The World's Would-Be Regulator


When it comes to the selective use of scientific data to come up with unscientific policies, Europe is a world leader. A growing danger for the global economy is that the EU is trying to get the world to follow its lead on important regulatory matters.

The latest case concerns asbestos. Amphibole asbestos, one of the two broad types of the naturally occurring substance, has been generally regarded as a carcinogen and widely banned for three decades now. But only the European Union and a dozen or so other countries have banned the other type of asbestos, chrysotile. Also known as white asbestos,chrysotile remains a $600 million-a-year industry that thrives especially in Russia, China, Canada and Brazil.

That could change soon. At a five-day conference beginning tomorrow in Lyon, the U.N.’s International Agency for Research on Cancer (IARC) will review a study of various synthetic chrysotile substitutes to determine whether they are safer than the real thing. In making such a comparison, one might expect the new information on the synthetics to be weighed alongside the most up-to-date data available on chrysotile itself. Yet under IARC’s mandate for the study, handed down by the World Health Organization, no new analysis of chrysotile was ordered.

IARC officials told us that the WHO’s «latest» study of chrysotile — nearly a decade old now — should suffice. Industry advocates say they have new scientific evidence that chrysotile doesn’t remain in the lungs to cause cancerous mesothelioma, as amphibole asbestos does, because it is structurally different. However, they’ve been given only 15 minutes to make their case — and at any rate, IARC says, the panel convened for this week’s conference isn’t necessarily qualified to examine chrysotile more closely.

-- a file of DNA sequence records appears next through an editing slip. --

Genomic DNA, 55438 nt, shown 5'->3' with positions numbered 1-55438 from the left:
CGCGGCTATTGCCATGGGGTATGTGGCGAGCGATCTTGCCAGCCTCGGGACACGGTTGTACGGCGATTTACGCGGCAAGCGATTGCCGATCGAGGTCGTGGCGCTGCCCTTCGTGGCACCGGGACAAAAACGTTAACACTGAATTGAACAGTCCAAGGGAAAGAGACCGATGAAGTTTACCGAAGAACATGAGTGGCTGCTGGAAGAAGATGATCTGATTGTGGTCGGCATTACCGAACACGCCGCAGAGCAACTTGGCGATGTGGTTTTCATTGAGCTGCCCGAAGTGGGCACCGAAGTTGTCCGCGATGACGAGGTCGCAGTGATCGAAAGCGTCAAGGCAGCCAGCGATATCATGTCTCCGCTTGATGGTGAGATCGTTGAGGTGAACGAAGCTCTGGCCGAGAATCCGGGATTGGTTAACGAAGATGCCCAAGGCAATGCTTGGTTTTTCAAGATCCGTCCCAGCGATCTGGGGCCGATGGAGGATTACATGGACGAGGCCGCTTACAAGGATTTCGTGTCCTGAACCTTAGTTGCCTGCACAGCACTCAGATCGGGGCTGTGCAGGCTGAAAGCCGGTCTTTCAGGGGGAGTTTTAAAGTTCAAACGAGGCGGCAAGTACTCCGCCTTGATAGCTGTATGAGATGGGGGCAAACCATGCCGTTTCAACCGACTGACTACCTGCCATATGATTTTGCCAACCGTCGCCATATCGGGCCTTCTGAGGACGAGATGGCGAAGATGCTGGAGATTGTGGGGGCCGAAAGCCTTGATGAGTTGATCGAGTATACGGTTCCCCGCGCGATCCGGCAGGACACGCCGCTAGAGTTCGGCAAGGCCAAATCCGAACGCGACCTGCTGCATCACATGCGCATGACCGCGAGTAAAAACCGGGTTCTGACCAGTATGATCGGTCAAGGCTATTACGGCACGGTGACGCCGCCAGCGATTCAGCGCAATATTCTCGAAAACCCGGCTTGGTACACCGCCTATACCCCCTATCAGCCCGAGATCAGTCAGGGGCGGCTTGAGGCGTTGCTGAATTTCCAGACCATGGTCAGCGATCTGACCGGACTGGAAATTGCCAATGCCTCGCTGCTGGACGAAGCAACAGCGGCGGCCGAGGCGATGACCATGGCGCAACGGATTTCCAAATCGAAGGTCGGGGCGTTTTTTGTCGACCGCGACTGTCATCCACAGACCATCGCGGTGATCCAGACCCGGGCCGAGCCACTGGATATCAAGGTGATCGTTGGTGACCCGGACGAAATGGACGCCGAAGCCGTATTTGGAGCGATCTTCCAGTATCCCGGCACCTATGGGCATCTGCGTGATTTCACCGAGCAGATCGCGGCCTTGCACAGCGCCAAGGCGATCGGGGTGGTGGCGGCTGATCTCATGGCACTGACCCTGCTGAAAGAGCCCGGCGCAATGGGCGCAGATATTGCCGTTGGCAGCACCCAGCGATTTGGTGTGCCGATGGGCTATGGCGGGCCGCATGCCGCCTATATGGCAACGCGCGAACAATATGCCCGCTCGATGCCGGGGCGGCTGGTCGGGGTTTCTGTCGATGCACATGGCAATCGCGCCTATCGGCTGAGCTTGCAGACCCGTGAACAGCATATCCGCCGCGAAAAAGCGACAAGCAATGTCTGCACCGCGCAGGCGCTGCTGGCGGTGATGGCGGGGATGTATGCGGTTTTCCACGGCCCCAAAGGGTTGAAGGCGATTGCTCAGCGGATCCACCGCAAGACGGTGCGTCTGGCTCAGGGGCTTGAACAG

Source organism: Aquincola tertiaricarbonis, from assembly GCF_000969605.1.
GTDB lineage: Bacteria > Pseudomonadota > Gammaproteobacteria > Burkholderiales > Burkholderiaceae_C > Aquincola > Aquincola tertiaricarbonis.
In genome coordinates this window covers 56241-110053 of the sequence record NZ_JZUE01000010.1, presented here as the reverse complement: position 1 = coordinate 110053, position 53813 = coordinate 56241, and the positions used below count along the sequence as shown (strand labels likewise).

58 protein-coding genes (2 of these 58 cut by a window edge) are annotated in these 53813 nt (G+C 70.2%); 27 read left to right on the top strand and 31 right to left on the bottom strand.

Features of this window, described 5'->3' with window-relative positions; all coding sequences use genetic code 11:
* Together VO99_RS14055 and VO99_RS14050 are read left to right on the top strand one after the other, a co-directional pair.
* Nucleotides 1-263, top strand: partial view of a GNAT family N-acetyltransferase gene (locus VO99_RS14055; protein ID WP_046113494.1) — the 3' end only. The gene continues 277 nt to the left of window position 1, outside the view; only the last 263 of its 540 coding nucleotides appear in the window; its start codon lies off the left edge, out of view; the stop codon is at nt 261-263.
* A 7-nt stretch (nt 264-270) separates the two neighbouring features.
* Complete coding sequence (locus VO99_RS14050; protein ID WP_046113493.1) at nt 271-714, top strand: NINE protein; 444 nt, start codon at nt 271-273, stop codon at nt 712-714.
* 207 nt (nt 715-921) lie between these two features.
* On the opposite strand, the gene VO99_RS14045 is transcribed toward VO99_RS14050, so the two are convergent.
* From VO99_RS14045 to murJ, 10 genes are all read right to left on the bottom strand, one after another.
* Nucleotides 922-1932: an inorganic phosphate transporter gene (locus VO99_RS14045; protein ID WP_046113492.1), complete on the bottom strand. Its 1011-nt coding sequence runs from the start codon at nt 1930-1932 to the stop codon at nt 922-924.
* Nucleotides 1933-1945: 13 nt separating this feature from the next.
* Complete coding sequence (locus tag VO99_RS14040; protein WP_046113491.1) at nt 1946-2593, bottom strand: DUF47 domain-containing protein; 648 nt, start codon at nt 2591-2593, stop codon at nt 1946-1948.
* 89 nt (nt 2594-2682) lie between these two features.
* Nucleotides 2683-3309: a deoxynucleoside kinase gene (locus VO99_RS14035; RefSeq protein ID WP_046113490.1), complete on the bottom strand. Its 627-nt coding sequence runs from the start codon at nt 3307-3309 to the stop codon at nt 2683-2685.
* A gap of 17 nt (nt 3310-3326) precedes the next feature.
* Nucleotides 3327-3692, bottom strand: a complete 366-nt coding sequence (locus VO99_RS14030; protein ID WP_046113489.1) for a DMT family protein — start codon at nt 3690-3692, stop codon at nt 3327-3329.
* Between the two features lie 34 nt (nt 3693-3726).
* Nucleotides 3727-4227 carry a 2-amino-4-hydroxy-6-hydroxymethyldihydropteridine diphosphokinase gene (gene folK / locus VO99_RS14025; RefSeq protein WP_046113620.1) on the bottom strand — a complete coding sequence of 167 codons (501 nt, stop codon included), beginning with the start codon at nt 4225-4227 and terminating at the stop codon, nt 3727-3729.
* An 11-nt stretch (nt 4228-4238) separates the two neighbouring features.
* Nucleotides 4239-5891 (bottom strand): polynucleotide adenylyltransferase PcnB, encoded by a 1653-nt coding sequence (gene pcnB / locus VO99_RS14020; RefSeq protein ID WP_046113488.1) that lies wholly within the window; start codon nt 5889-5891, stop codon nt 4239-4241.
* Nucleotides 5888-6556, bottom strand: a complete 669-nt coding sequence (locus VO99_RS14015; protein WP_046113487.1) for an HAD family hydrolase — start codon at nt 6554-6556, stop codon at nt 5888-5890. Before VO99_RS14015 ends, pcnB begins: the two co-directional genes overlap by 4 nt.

Aside from the obvious gap in the scientific discovery process taking place here, the potential economic ramifications are enormous. Should IARC decide this week that the substitutes pose less of a risk to human health and the environment than chrysotile, it could be added to the list of substances that, under the 1998 Rotterdam Convention, can be shipped internationally only with the «prior and informed consent» (PIC) of the exporting and importing nations.

This is where the EU comes into play: People familiar with the matter say Brussels was pushing especially hard for chrysotile to be added to Rotterdam’s PIC list but was rebuffed in part because there was little available information about the substitutes. The WHO’s mandate appears tailored precisely to remove that obstacle.

It’s unclear why Europe is so interested in seeing chrysotile wiped out beyond its own borders — in other words, in forcing its regulatory standard on the rest of the world. What is certain is that anti-asbestos sentiment is rising up in Europe even though all forms of it already are banned. The «Brussels Declaration,» adopted in September at the European Asbestos Conference, calls for «mandatory asbestos audits of public buildings by 2007 and domestic residences by 2008.» Whether the building owner or the taxpayer ends up paying for these audits — and any asbestos removal that is subsequently required — the only people bound to be happy about this prospect are those in the asbestos-removal business.

We’ve heard a presentation about the new study of chrysotile, and while we’re not scientists it certainly seems solid enough to merit a thorough examination before an entire industry is effectively KO’ed. Some will no doubt say that an industry’s research to prove the safety of its own product can’t be trusted. Fair enough. But a narrow study designed by those determined to see that product banned can’t be viewed any differently.

At the very least, the chrysotile industry’s new data should be used to decide whether a new, neutral evaluation ought to be conducted. Or do European and international bureaucrats only use their cherished «precautionary principle» to guard against hearing information that might change their predetermined outcome?